London’s free daily business newspaper City AM has postponed plans to expand to other cities including Manchester and Edinburgh until the economy “gets back to something like normal”.
Newly published accounts have revealed that the title made a loss of more than £1m last year, but City AM chief executive Jens Torpe has told Press Gazette that the company is now close to breaking even.
The title, which launched in September 2005, is handed out to about 100,000 City workers every morning.
City AM’s 2007 accounts, which were recently filed at Companies House, reveal a £1.8m loss in the 12 months to the end of December 2007.
The publisher’s total accumulated loss since the paper launched in 2005 hit £7m last year.
But Torpe said the £1.8m loss on the City AM balance sheet last year included ‘a lot of non-cash items’and, in real terms, the publisher’s 2007 pre-tax loss was in the region of £1m – down from about £3.5m in the previous year.
‘What you are looking at is effectively our second year in the market,’he told Press Gazette.
‘If you look at most newspapers in their second year, most newspapers would give their right arm to be in that territory.”
He said City AM’s revenues in 2008 so far were between 20 and 25 per cent up on last year, and the publisher was close to breaking even.
‘I’ve been involved in setting up a number of newspapers around the world,’said Torpe, a former chief operating officer at free newspaper giant Metro International.
‘For free newspapers in the first two or three years it’s a very good result. We were very happy with that. Even in a tough market, given the conditions, we’re quite satisfied.”
In October, City AM said it was planning to distribute up to 17,000 extra copies in Manchester and Edinburgh from early next year.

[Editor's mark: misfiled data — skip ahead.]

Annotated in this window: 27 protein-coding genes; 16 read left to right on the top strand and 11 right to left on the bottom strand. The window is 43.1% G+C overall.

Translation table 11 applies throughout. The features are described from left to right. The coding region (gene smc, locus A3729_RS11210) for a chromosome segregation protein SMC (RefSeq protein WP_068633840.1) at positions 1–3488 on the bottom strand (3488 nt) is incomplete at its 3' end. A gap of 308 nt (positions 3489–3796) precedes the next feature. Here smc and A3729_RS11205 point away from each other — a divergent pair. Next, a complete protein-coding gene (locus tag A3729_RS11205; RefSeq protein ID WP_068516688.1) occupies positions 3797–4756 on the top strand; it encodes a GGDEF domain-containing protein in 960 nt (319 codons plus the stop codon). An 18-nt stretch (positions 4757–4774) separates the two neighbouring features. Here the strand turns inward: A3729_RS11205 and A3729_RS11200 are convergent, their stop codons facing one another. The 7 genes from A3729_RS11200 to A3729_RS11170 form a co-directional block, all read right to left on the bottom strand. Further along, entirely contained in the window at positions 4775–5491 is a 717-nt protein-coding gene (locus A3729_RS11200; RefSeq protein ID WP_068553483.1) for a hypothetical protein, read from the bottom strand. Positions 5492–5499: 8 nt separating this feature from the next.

Torpe said that the plan was still on the agenda, but would not be going ahead until the advertising market – and economic conditions as a whole – recovered.
‘We had to judge the market conditions,’he said. ‘Since then the market has hardly moved upwards – there’s a lot of uncertainty. Most advertisers are pruning back.
‘In the present climate you’d be an absolute fool to invest heavily, unless you have a sovereign wealth fund behind you.
‘As soon as the market gets back to something like normal again we’re absolutely ready.”
Asked when that was likely to be, Torpe added: ‘Nobody really knows, nobody tries to say that they do know. It’s a big question mark.
‘There’s a big uncertainty at the moment. We hope that that uncertainty goes away.”
In June, City AM axed eight jobs in a move that has seen reporters file copy directly to a page without sub-editing.
Torpe said he was proud of the way the editorial staff on the title had reported on the ongoing economic crisis.
‘Whenever we go out and test it, we see that there are more and more readers and more awareness. We’re quite proud of the newspaper we are doing,’he said.
‘It’s a very [tough] time for advertising but journalistically it’s been a very interesting time. There’s so much going on in the US which has an impact on London. We’ve been at the forefront.”